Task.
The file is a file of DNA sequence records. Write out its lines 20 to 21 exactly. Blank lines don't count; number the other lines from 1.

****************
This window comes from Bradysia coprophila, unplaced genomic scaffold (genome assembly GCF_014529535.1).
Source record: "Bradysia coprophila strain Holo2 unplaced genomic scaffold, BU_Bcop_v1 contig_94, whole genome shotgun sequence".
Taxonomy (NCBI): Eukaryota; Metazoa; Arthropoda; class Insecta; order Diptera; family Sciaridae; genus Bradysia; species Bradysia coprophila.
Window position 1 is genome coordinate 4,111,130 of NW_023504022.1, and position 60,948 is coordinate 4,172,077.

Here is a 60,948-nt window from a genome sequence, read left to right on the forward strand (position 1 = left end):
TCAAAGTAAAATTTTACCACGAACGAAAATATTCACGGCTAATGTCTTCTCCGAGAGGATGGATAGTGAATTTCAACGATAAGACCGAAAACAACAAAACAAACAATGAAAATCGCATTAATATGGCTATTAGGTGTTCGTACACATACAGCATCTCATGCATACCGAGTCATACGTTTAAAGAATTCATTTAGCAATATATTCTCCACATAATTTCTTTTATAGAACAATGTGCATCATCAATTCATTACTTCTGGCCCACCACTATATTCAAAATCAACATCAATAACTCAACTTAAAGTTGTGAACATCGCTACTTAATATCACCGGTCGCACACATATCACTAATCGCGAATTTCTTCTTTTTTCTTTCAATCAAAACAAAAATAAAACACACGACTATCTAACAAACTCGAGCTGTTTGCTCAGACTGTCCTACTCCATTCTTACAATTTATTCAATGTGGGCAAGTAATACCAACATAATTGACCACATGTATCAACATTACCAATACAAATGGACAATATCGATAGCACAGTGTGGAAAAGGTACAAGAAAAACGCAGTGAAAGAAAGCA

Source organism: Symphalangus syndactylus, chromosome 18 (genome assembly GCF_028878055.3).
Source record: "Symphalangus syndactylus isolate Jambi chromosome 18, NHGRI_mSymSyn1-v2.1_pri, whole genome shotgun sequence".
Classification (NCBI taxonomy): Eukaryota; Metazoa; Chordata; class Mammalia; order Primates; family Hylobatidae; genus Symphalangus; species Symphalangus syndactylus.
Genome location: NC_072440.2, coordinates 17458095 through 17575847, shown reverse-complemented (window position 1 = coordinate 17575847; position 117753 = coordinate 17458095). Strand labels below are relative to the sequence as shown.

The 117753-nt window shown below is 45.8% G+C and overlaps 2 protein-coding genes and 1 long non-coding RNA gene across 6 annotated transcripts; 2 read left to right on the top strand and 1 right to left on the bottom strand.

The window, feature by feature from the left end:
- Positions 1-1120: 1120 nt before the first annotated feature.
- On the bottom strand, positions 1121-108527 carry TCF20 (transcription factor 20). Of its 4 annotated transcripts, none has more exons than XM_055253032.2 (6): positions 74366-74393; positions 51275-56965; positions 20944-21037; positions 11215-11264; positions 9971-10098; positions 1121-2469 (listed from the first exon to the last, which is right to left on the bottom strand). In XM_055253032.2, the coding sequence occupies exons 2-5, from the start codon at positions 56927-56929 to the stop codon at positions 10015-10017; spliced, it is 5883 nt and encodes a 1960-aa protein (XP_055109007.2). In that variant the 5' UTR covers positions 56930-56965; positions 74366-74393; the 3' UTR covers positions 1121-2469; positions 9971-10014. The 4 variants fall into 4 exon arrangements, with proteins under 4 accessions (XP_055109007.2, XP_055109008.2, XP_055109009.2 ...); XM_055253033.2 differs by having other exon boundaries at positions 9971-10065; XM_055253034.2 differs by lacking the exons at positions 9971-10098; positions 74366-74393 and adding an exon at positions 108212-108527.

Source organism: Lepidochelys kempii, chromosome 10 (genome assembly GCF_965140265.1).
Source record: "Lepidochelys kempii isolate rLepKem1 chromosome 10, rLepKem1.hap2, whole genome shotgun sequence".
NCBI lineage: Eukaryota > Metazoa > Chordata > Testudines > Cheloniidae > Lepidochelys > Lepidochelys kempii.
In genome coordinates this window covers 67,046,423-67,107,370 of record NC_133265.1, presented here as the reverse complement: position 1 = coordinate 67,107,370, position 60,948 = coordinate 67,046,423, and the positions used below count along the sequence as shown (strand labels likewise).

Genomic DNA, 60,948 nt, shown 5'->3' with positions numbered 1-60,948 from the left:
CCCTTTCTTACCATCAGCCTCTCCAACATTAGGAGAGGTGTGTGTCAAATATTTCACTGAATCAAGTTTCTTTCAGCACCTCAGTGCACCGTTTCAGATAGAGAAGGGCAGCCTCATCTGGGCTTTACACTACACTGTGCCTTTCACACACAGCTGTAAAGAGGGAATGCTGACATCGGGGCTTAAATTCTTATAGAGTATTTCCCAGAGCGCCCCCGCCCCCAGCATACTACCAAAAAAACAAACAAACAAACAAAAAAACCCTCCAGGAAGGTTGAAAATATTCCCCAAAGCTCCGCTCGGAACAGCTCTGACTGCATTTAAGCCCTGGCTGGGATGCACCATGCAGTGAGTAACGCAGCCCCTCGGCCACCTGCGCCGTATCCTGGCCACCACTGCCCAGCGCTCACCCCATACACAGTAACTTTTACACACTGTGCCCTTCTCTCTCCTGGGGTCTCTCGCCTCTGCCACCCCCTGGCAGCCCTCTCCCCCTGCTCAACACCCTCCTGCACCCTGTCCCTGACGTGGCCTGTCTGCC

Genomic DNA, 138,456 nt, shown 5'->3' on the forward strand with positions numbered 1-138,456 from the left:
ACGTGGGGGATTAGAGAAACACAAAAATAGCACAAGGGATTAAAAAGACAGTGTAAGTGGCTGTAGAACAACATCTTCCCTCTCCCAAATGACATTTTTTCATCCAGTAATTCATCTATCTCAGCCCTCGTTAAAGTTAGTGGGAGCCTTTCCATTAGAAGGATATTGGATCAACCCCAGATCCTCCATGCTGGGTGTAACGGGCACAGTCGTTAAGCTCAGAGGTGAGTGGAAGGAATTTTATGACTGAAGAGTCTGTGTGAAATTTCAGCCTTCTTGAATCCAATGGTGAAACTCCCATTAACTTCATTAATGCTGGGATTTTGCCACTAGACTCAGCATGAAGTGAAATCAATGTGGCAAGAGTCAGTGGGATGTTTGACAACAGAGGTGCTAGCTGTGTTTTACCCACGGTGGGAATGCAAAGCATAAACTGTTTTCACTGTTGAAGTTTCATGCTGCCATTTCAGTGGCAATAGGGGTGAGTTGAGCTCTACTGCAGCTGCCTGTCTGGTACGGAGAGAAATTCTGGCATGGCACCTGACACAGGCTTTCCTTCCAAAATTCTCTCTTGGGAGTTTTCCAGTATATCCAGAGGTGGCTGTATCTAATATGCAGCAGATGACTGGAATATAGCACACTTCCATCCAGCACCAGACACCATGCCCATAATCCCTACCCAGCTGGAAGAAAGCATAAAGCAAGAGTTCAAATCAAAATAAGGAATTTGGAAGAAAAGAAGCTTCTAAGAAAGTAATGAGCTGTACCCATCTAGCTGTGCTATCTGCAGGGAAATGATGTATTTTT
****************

CCCTTTCTTACCATCAGCCTCTCCAACATTAGGAGAGGTGTGTGTCAAATATTTCACTGAATCAAGTTTCTTTCAGCACCTCAGTGCACCGTTTCAGATAGAGAAGGGCAGCCTCATCTGGGCTTTACACTACACTGTGCCTTTCACACACAGCTGTAAAGAGGGAATGCTGACATCGGGGCTTAAATTCTTATAGAGTATTTCCCAGAGCGCCCCCGCCCCCAGCATACTACCAAAAAAACAAACAAACAAACAAAAAAACCCTCCAGGAAGGTTGAAAATATTCCCCAAAGCTCCGCTCGGAACAGCTCTGACTGCATTTAAGCCCTGGCTGGGATGCACCATGCAGTGAGTAACGCAGCCCCTCGGCCACCTGCGCCGTATCCTGGCCACCACTGCCCAGCGCTCACCCCATACACAGTAACTTTTACACACTGTGCCCTTCTCTCTCCTGGGGTCTCTCGCCTCTGCCACCCCCTGGCAGCCCTCTCCCCCTGCTCAACACCCTCCTGCACCCTGTCCCTGACGTGGCCTGTCTGCC

Genomic DNA, 138,456 nt, shown 5'->3' on the forward strand with positions numbered 1-138,456 from the left: